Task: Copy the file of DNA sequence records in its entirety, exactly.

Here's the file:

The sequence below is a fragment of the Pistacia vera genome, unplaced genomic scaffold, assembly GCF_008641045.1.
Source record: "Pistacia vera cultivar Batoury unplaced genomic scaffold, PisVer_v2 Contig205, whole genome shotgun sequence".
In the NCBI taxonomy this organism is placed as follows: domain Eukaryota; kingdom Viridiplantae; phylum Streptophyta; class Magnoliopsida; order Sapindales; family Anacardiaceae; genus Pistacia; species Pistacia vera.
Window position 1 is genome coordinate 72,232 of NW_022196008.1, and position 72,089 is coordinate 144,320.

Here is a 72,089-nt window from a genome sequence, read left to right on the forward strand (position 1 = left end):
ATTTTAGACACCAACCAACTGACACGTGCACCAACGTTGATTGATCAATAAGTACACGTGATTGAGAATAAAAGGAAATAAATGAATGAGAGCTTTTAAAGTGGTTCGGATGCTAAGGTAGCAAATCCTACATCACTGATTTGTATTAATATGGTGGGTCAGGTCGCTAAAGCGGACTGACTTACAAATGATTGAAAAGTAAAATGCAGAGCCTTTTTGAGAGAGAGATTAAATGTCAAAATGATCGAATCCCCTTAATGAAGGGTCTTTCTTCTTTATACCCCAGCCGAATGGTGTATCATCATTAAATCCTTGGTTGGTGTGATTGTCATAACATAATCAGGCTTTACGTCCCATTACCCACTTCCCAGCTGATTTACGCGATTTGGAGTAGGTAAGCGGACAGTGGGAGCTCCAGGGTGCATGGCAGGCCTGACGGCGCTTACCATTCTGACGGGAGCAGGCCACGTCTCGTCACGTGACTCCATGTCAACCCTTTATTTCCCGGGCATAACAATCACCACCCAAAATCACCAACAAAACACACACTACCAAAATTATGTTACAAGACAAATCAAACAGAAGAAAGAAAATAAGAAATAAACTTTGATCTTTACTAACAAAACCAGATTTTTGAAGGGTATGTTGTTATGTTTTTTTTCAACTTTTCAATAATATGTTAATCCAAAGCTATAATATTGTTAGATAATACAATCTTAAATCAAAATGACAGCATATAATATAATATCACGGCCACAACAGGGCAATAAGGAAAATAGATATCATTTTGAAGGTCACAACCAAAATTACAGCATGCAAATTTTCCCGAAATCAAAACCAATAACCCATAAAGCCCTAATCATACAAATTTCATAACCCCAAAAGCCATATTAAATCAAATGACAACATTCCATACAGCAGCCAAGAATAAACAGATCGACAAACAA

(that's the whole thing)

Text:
The sequence below is a fragment of the Pistacia vera genome, unplaced genomic scaffold, assembly GCF_008641045.1.
Source record: "Pistacia vera cultivar Batoury unplaced genomic scaffold, PisVer_v2 Contig205, whole genome shotgun sequence".
In the NCBI taxonomy this organism is placed as follows: domain Eukaryota; kingdom Viridiplantae; phylum Streptophyta; class Magnoliopsida; order Sapindales; family Anacardiaceae; genus Pistacia; species Pistacia vera.
Window position 1 is genome coordinate 72,232 of NW_022196008.1, and position 72,089 is coordinate 144,320.

Here is a 72,089-nt window from a genome sequence, read left to right on the forward strand (position 1 = left end):
ATTTTAGACACCAACCAACTGACACGTGCACCAACGTTGATTGATCAATAAGTACACGTGATTGAGAATAAAAGGAAATAAATGAATGAGAGCTTTTAAAGTGGTTCGGATGCTAAGGTAGCAAATCCTACATCACTGATTTGTATTAATATGGTGGGTCAGGTCGCTAAAGCGGACTGACTTACAAATGATTGAAAAGTAAAATGCAGAGCCTTTTTGAGAGAGAGATTAAATGTCAAAATGATCGAATCCCCTTAATGAAGGGTCTTTCTTCTTTATACCCCAGCCGAATGGTGTATCATCATTAAATCCTTGGTTGGTGTGATTGTCATAACATAATCAGGCTTTACGTCCCATTACCCACTTCCCAGCTGATTTACGCGATTTGGAGTAGGTAAGCGGACAGTGGGAGCTCCAGGGTGCATGGCAGGCCTGACGGCGCTTACCATTCTGACGGGAGCAGGCCACGTCTCGTCACGTGACTCCATGTCAACCCTTTATTTCCCGGGCATAACAATCACCACCCAAAATCACCAACAAAACACACACTACCAAAATTATGTTACAAGACAAATCAAACAGAAGAAAGAAAATAAGAAATAAACTTTGATCTTTACTAACAAAACCAGATTTTTGAAGGGTATGTTGTTATGTTTTTTTTCAACTTTTCAATAATATGTTAATCCAAAGCTATAATATTGTTAGATAATACAATCTTAAATCAAAATGACAGCATATAATATAATATCACGGCCACAACAGGGCAATAAGGAAAATAGATATCATTTTGAAGGTCACAACCAAAATTACAGCATGCAAATTTTCCCGAAATCAAAACCAATAACCCATAAAGCCCTAATCATACAAATTTCATAACCCCAAAAGCCATATTAAATCAAATGACAACATTCCATACAGCAGCCAAGAATAAACAGATCGACAAACAA